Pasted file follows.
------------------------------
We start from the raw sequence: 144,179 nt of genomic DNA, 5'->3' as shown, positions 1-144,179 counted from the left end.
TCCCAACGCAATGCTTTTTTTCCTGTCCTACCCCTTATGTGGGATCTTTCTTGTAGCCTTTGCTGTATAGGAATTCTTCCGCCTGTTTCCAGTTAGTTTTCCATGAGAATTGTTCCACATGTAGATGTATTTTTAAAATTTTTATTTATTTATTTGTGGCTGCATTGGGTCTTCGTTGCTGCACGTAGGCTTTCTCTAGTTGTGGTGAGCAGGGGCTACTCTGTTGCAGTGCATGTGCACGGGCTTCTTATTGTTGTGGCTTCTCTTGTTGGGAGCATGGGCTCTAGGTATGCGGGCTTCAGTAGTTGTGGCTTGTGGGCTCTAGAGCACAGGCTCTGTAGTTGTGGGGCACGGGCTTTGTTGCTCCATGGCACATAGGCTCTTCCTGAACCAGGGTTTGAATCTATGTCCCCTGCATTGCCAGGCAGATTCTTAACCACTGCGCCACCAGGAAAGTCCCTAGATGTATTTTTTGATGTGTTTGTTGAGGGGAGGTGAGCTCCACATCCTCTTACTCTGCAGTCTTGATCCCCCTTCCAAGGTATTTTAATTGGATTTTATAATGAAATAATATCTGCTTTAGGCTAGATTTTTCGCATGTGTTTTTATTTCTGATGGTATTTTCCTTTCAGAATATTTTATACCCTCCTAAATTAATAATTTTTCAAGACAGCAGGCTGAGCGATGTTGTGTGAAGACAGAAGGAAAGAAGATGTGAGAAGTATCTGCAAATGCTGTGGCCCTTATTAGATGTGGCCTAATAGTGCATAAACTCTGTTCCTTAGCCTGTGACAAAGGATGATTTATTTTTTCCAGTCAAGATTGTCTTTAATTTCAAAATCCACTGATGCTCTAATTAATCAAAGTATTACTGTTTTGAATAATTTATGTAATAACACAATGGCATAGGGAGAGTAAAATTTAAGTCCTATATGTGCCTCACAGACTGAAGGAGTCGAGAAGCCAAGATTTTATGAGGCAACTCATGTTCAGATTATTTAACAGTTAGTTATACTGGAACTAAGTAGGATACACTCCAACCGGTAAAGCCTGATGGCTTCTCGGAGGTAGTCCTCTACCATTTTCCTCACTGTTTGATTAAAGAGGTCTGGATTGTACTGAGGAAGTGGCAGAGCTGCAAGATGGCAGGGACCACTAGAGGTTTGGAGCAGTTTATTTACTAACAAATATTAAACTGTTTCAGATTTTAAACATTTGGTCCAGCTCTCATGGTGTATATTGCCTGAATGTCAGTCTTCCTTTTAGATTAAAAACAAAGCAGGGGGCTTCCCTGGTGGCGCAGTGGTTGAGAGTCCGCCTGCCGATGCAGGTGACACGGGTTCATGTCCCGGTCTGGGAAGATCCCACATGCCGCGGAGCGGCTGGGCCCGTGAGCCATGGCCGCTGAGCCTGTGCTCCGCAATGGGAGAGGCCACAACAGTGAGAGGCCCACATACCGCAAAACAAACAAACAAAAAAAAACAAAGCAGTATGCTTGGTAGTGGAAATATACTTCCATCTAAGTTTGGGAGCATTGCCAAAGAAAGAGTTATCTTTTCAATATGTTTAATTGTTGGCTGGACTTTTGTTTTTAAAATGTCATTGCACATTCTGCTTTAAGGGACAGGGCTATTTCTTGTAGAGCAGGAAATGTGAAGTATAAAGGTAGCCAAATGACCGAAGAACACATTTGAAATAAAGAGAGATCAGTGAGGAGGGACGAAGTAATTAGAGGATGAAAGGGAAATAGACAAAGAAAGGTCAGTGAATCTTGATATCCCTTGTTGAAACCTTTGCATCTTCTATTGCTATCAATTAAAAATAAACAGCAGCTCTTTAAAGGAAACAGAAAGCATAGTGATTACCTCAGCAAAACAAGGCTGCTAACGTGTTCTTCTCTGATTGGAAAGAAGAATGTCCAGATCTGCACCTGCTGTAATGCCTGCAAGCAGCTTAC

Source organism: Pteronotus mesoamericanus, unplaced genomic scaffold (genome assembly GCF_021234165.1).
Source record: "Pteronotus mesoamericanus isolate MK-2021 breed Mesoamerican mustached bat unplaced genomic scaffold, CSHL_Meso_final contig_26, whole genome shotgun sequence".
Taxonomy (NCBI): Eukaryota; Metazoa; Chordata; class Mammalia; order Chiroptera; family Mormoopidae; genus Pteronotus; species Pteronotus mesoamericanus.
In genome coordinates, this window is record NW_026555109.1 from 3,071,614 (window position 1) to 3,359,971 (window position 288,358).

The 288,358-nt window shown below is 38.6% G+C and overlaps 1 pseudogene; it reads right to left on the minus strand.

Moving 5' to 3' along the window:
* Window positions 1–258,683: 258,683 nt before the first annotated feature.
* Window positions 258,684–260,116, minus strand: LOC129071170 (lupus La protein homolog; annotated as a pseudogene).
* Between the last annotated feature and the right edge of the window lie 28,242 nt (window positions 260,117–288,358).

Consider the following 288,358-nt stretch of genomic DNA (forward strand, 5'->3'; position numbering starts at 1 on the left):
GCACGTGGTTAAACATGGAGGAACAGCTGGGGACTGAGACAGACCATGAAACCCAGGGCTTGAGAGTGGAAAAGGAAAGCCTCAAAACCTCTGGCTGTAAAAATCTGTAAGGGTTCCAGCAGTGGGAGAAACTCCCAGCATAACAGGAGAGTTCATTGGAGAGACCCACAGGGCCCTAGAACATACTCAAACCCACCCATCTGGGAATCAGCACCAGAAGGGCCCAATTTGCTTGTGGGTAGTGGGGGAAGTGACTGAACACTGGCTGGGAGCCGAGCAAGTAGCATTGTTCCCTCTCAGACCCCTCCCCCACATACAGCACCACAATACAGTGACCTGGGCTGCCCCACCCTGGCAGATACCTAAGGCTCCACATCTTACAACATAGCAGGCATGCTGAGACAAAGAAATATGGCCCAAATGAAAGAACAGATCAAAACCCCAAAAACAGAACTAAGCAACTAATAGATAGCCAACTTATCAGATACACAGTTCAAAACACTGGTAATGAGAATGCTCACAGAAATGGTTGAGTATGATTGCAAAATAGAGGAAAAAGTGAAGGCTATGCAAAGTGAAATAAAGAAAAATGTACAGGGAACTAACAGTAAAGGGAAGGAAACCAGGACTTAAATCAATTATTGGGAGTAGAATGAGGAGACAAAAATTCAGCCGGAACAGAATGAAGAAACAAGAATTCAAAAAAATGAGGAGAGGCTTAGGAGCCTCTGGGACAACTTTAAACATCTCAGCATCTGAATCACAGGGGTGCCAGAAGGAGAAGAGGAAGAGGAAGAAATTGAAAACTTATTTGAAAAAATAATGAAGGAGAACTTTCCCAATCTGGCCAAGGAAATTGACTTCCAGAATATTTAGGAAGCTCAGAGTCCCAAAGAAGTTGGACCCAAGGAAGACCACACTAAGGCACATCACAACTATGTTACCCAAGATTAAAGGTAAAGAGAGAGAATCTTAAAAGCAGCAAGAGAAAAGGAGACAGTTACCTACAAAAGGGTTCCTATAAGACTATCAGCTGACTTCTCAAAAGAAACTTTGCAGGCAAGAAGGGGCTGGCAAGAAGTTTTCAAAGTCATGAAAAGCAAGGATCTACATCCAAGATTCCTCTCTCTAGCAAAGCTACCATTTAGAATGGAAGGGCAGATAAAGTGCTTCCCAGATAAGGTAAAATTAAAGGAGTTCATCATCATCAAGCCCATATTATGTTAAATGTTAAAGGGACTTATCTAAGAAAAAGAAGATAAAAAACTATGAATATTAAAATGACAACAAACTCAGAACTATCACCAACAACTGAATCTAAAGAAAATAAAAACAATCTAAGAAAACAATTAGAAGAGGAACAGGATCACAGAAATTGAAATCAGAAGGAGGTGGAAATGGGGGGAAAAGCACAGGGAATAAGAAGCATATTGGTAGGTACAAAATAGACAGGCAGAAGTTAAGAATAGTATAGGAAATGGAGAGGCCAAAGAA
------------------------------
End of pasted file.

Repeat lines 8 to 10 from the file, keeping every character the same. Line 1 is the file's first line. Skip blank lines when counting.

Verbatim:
Moving 5' to 3' along the window:
* Window positions 1–258,683: 258,683 nt before the first annotated feature.
* Window positions 258,684–260,116, minus strand: LOC129071170 (lupus La protein homolog; annotated as a pseudogene).